According to Köppen, arid subtropical climates are characterized by an annual average temperature above 18 °C (64.4 °F), the absence of regular rainfall, and high humidity.[15]

See also


  1. ^ I. G. Sitnikov. "1" (PDF). Principal Weather Systems in Subtropical and Tropical Zones. Vol. 1. Encyclopedia of Life Support Systems.
  2. ^ Glossary of Meteorology (25 April 2012). "Subtropics". American Meteorological Society. Retrieved 24 March 2013.
  3. ^ Arise, Lotus (27 January 2021). "Trewartha Climatic Classification - UPSC (Climatology)". Retrieved 26 March 2022.
  4. ^ Belda et al. Climate classification revisited: from Köppen to Trewartha. In: Climate Research Vol. 59: 1–13, 2014.
  5. ^ Climatic map by Istituto Geografico De Agostini, according to Troll-Paffen climate classification Archived 4 October 2012 at the Wayback Machine
  6. ^ Die Klimaklassifikation nach Troll / Paffen –
  7. ^ Die Klimaklassifikation nach E. Neef –
  8. ^ Wilhelm Lauer & Peter Frankenberg climate classification
  9. ^ Die Klimatypen der Erde – Pädagogische Hochschule in Heidelberg
  10. ^ LIFE ZONE ECOLOGY by L. R. Holdridge
  11. ^ The climate of Carpathian Region in the 20th century based on the original and modified Holdridge life zone system
  12. ^ "What is a Desert Climate?".
  13. ^ Dr. Owen E. Thompson (1996). Hadley Circulation Cell. Archived 5 March 2009 at the Wayback Machine Channel Video Productions. Retrieved on 11 February 2007.
  14. ^ ThinkQuest team 26634 (1999). The Formation of Deserts. Archived 17 October 2012 at the Wayback Machine Oracle ThinkQuest Education Foundation. Retrieved on 16 February 2009.
  15. ^ a b "Tropical and subtropical desert climate".
  16. ^ Susan Woodward (2 February 2005). "Tropical Savannas". Radford University. Archived from the original on 25 February 2008. Retrieved 16 March 2008.
  17. ^ Randy Lascody (2008). The Florida Rain Machine. National Weather Service. Retrieved on 6 February 2009.
  18. ^ John J. Stransky (1 January 1960). "Site Treatments Have Little Effect During Wet Season in Texas". Tree Planters' Notes. 10 (2).
  19. ^ Geoffrey John Cary; David B. Lindenmayer; Stephen Dovers (2003). Australia Burning: Fire Ecology, Policy and Management Issues. Csiro Publishing. p. 33. ISBN 978-0-643-06926-8.
  20. ^ Whipple, Addison (1982). Storm. Alexandria, VA: Time Life Books. p. 54. ISBN 978-0-8094-4312-3.
  21. ^ Remote Sensing for Migratory Creatures (2002). Phenology and Creature Migration: Dry season and wet season in West Mexico. Arizona Remote Sensing Center. Retrieved on 6 February 2009.
  22. ^ J. Horel (2006). Normal Monthly Precipitation, Inches. Archived 13 November 2006 at the Wayback Machine University of Utah. Retrieved on 19 March 2008.
  23. ^ D. Bozkurt, O.L. Sen and M. Karaca (2008). Wet season evaluation of RegCM3 performance for Eastern Mediterranean. EGU General Assembly. Retrieved on 6 February 2009.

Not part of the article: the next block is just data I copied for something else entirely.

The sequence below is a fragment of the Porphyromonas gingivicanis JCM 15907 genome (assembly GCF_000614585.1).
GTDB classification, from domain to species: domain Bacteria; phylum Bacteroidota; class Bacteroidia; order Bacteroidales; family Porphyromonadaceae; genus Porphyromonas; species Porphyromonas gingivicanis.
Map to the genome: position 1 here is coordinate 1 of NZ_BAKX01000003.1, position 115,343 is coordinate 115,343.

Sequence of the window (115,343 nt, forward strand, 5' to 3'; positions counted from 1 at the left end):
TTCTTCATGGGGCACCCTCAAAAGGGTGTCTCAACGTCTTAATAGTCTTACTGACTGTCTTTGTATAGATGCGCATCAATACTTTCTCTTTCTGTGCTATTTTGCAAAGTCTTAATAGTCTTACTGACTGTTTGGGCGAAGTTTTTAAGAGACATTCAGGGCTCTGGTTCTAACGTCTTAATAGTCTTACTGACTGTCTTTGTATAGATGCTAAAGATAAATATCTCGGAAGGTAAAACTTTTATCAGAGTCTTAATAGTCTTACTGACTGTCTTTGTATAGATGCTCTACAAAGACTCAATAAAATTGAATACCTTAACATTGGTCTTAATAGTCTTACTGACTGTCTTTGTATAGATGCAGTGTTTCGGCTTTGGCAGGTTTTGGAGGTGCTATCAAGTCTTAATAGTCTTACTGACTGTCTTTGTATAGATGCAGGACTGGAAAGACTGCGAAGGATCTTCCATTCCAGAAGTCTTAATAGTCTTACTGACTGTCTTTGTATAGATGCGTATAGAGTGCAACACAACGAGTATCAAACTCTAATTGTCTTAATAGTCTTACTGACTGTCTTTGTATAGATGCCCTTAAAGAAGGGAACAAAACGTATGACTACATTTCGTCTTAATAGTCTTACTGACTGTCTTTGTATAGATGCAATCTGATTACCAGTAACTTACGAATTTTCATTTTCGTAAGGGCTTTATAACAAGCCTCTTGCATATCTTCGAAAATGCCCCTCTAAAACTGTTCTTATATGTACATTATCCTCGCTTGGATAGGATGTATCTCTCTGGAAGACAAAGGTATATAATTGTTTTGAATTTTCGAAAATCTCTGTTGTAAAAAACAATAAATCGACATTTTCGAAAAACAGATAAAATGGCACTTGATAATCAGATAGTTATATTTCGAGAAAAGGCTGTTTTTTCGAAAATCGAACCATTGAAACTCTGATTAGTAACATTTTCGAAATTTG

24. ^ Ron Kahana; Baruch Ziv; Yehouda Enzel & Uri Dayan (2002). "Synoptic Climatology of Major Floods in the Negev Desert, Israel" (PDF). International Journal of Climatology. 22 (7): 869. Bibcode:2002IJCli..22..867K. doi:10.1002/joc.766. Archived from the original (PDF) on 19 July 2011.
  25. ^ Walter Tennyson Swingle (1904). The Date Palm and its Utilization in the Southwestern States. United States Government Printing Office. p. 11.
  26. ^ Wilson Popenoe (1920). "Manual of Tropical and Subtropical Fruits: Excluding the Banana, Coconut, Pineapple, Citrus Fruits, Olive, and Fig". Nature. 108 (2715): 7. Bibcode:1921Natur.108Q.334.. doi:10.1038/108334a0. hdl:2027/hvd.32044106386147. Retrieved 24 March 2013.
  27. ^ Galán Saúco, V. Robinson, J. C., Tomer, E., Daniells, J. (2010). "S18.001: Current Situation and Challenges of Cultivating Banana and other Tropical Fruits in the Subtropics" (PDF). 28th International Horticultural Congress. Archived from the original (PDF) on 1 May 2013. Retrieved 24 March 2013.{{cite web}}: CS1 maint: multiple names: authors list (link)
  28. ^ R. K. Kholi; D. R. Batish & H. B. SIngh. "Forests and Forest Plants Volume II – Important Tree Species" (PDF). Encyclopedia of Life Support Systems. Retrieved 9 April 2013.
  29. ^ "Brisbane Regional Office". Climate statistics for Australian locations. Bureau of Meteorology. Retrieved 2 August 2011.
  30. ^ Michael Ritter (24 December 2008). "Mediterranean or Dry Summer Subtropical Climate". University of Wisconsin–Stevens Point. Archived from the original on 5 August 2009. Retrieved 17 July 2009.
  31. ^ "Monthly Averages for Porto, Portugal". Instituto de Meteorologia. Archived from the original on 26 February 2012. Retrieved 2 August 2010.